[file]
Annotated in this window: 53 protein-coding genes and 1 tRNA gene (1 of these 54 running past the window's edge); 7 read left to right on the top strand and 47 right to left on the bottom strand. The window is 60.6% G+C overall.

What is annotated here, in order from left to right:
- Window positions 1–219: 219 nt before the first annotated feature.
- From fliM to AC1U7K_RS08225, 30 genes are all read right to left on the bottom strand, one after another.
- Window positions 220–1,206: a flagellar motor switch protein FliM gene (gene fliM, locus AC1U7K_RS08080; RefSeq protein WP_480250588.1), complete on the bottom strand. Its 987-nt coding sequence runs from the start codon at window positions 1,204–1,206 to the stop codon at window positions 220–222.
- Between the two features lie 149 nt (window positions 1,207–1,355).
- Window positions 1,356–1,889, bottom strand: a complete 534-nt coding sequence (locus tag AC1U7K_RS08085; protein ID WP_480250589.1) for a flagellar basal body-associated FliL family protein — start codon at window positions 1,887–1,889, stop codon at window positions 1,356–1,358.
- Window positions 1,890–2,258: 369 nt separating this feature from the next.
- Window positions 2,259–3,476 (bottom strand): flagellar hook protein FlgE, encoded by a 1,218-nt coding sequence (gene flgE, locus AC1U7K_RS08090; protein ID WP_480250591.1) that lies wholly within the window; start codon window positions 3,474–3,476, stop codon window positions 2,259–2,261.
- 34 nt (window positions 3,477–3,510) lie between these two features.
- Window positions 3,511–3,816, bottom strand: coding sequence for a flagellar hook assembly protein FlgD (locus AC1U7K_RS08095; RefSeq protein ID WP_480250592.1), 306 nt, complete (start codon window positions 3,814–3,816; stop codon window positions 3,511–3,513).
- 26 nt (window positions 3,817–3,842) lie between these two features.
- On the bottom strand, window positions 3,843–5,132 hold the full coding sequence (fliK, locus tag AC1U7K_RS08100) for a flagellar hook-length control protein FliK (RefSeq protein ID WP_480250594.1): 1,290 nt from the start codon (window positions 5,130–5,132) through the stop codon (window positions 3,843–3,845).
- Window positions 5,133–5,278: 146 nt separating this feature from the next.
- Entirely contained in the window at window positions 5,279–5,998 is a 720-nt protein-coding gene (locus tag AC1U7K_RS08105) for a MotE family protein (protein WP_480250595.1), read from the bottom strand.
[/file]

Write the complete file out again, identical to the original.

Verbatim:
Annotated in this window: 53 protein-coding genes and 1 tRNA gene (1 of these 54 running past the window's edge); 7 read left to right on the top strand and 47 right to left on the bottom strand. The window is 60.6% G+C overall.

What is annotated here, in order from left to right:
- Window positions 1–219: 219 nt before the first annotated feature.
- From fliM to AC1U7K_RS08225, 30 genes are all read right to left on the bottom strand, one after another.
- Window positions 220–1,206: a flagellar motor switch protein FliM gene (gene fliM, locus AC1U7K_RS08080; RefSeq protein WP_480250588.1), complete on the bottom strand. Its 987-nt coding sequence runs from the start codon at window positions 1,204–1,206 to the stop codon at window positions 220–222.
- Between the two features lie 149 nt (window positions 1,207–1,355).
- Window positions 1,356–1,889, bottom strand: a complete 534-nt coding sequence (locus tag AC1U7K_RS08085; protein ID WP_480250589.1) for a flagellar basal body-associated FliL family protein — start codon at window positions 1,887–1,889, stop codon at window positions 1,356–1,358.
- Window positions 1,890–2,258: 369 nt separating this feature from the next.
- Window positions 2,259–3,476 (bottom strand): flagellar hook protein FlgE, encoded by a 1,218-nt coding sequence (gene flgE, locus AC1U7K_RS08090; protein ID WP_480250591.1) that lies wholly within the window; start codon window positions 3,474–3,476, stop codon window positions 2,259–2,261.
- 34 nt (window positions 3,477–3,510) lie between these two features.
- Window positions 3,511–3,816, bottom strand: coding sequence for a flagellar hook assembly protein FlgD (locus AC1U7K_RS08095; RefSeq protein ID WP_480250592.1), 306 nt, complete (start codon window positions 3,814–3,816; stop codon window positions 3,511–3,513).
- 26 nt (window positions 3,817–3,842) lie between these two features.
- On the bottom strand, window positions 3,843–5,132 hold the full coding sequence (fliK, locus tag AC1U7K_RS08100) for a flagellar hook-length control protein FliK (RefSeq protein ID WP_480250594.1): 1,290 nt from the start codon (window positions 5,130–5,132) through the stop codon (window positions 3,843–3,845).
- Window positions 5,133–5,278: 146 nt separating this feature from the next.
- Entirely contained in the window at window positions 5,279–5,998 is a 720-nt protein-coding gene (locus tag AC1U7K_RS08105) for a MotE family protein (protein WP_480250595.1), read from the bottom strand.